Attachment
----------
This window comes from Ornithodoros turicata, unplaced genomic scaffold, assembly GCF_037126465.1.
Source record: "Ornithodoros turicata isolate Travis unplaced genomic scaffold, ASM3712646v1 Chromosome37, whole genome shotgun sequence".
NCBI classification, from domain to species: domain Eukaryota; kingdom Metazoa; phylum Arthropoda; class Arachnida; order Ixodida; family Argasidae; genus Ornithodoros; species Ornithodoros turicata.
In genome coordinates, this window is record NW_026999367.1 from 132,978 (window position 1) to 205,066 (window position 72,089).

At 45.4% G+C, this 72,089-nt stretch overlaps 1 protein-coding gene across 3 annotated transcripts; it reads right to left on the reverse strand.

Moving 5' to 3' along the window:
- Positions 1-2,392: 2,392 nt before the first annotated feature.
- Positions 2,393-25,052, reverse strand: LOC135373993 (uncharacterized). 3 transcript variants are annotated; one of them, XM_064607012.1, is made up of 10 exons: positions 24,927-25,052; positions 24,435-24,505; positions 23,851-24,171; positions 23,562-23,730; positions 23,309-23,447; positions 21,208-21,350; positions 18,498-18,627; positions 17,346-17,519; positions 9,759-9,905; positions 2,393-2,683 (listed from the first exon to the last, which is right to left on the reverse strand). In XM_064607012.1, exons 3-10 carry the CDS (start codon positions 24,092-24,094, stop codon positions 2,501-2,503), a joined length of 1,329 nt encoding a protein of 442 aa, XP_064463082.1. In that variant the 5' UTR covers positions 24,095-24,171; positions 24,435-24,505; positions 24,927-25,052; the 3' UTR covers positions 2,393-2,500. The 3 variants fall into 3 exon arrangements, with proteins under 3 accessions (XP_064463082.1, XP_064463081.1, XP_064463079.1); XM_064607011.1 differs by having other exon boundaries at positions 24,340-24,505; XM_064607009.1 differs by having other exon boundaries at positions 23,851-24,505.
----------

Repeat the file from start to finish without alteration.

This window comes from Ornithodoros turicata, unplaced genomic scaffold, assembly GCF_037126465.1.
Source record: "Ornithodoros turicata isolate Travis unplaced genomic scaffold, ASM3712646v1 Chromosome37, whole genome shotgun sequence".
NCBI classification, from domain to species: domain Eukaryota; kingdom Metazoa; phylum Arthropoda; class Arachnida; order Ixodida; family Argasidae; genus Ornithodoros; species Ornithodoros turicata.
In genome coordinates, this window is record NW_026999367.1 from 132,978 (window position 1) to 205,066 (window position 72,089).

At 45.4% G+C, this 72,089-nt stretch overlaps 1 protein-coding gene across 3 annotated transcripts; it reads right to left on the reverse strand.

Moving 5' to 3' along the window:
- Positions 1-2,392: 2,392 nt before the first annotated feature.
- Positions 2,393-25,052, reverse strand: LOC135373993 (uncharacterized). 3 transcript variants are annotated; one of them, XM_064607012.1, is made up of 10 exons: positions 24,927-25,052; positions 24,435-24,505; positions 23,851-24,171; positions 23,562-23,730; positions 23,309-23,447; positions 21,208-21,350; positions 18,498-18,627; positions 17,346-17,519; positions 9,759-9,905; positions 2,393-2,683 (listed from the first exon to the last, which is right to left on the reverse strand). In XM_064607012.1, exons 3-10 carry the CDS (start codon positions 24,092-24,094, stop codon positions 2,501-2,503), a joined length of 1,329 nt encoding a protein of 442 aa, XP_064463082.1. In that variant the 5' UTR covers positions 24,095-24,171; positions 24,435-24,505; positions 24,927-25,052; the 3' UTR covers positions 2,393-2,500. The 3 variants fall into 3 exon arrangements, with proteins under 3 accessions (XP_064463082.1, XP_064463081.1, XP_064463079.1); XM_064607011.1 differs by having other exon boundaries at positions 24,340-24,505; XM_064607009.1 differs by having other exon boundaries at positions 23,851-24,505.